Sen. Janice Bowling of Tullahoma was the lone Republican to oppose the bill.

“I’ve heard directly from hundreds of hundreds of teachers,” Bowling said. “And the teachers do not like the legislation. And I will quote, they are insulted by the small raise.”

Proud Tennessee Conservative

About the Author:

Vivan Jones, The Center Square Staff Reporter

Vivian Jones reports on Tennessee and South Carolina for The Center Square. Her writing has appeared in the Detroit News, The Hill, and publications of The Heartland Institute.

One thought on “Senate Approves More Money For Teachers, But Not All Tennessee Teachers May Get Raises

  • August 13, 2022 at 4:22 pm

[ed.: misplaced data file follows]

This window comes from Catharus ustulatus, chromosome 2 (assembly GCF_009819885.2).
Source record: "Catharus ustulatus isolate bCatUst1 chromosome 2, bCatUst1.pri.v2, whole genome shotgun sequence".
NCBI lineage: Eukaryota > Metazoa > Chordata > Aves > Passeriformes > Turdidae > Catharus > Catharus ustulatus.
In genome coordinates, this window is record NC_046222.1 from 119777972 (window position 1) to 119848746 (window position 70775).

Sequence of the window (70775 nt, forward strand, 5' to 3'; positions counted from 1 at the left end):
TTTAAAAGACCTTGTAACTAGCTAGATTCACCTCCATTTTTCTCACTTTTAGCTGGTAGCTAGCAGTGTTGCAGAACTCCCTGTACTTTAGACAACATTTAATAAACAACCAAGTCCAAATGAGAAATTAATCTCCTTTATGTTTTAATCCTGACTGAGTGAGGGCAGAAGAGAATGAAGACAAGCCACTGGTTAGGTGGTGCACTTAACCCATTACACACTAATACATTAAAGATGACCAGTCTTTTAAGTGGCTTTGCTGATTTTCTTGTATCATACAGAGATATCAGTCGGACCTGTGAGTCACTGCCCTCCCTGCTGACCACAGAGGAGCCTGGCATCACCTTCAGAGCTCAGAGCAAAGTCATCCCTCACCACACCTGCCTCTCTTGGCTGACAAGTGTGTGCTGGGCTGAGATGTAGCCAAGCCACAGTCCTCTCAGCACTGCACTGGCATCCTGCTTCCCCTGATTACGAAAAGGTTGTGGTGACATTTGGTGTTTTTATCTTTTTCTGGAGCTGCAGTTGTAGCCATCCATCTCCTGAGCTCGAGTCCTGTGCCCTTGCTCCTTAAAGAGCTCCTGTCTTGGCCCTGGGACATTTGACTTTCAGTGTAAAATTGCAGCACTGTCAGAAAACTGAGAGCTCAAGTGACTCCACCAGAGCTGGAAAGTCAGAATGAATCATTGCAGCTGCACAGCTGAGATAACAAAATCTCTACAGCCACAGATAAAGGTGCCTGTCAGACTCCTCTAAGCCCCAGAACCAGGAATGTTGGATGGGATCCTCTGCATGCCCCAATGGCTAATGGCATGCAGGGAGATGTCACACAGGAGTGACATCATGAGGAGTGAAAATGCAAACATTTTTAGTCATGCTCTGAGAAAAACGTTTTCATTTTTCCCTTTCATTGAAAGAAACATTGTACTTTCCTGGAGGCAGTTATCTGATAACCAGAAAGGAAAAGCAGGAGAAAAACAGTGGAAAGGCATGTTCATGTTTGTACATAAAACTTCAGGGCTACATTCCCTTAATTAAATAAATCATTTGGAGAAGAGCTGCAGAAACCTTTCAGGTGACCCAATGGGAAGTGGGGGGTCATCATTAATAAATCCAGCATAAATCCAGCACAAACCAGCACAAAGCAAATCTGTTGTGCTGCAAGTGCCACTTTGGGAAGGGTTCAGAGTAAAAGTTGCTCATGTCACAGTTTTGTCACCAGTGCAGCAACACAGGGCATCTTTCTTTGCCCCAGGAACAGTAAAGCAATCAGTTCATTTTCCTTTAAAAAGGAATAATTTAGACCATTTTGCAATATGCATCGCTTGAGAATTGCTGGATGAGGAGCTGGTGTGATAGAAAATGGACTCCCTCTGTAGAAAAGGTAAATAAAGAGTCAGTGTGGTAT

We need to defund public education! They have failed us. At the governor and legislature level and at the local teacher and administrator levels as well! Refund our property taxes! Strip benefits and pensions from educators and politicians. I had to fund my own tiny retirement funding and now inflation is gobbling it up. Why should laborers fund retirements for people working in public service, who earn more than them? The public funding should be so reduced as to force the top heavy administrations to be dissolved, pay lowered across the board for all employees of the state and local governments. No pensions , no early retirements and no say in Nashville, beyond their personal vote in an election. Any government employee that makes political party support statements or push political agendas, should be fired. They can vote but not be active partisans! My wife was a teacher and an employee of a school district. I once supported her and all teachers. Not anymore! They seem to think they are owed our tax money and support , regardless of their performance and results, just because they are “Teachers”! They do not deserve my retirement funds, to fund theirs! Teaching should be close to minimum wage jobs as they are public service, not public entitled class. They are not professionals, as the results of their wrong minded policies are evident and the education that students receive across the state is perverted and diminished by the teachers lack of moral fiber and weakness to subversive messages, that they attempt to pass on to our children! Sure their are good people that are teachers! But they do not control the system and are subject to the tyrants in the teacher unions and in the state legislature, house of clowns. Break them up and take down the institution and start fresh without the unions and teacher organizations, would be a positive step in reforming and reclaiming our children’s minds! No benefits paid by tax dollars for government employees, including teachers. Their hourly pay should be their total compensation! No one paid for my health insurance premiums! We laborers, had to save our Money for retirement and buy our own insurance, while earning typically less than a beginning teacher! Now, I and other seniors that worked as labor most of our lives, have our homes assessed taxes to fund better paying jobs than we had and other benefits we never enjoyed. Anyone who receives less retirement cash benefits than a teachers salary, should be excused paying taxes, before anymore funding of public education!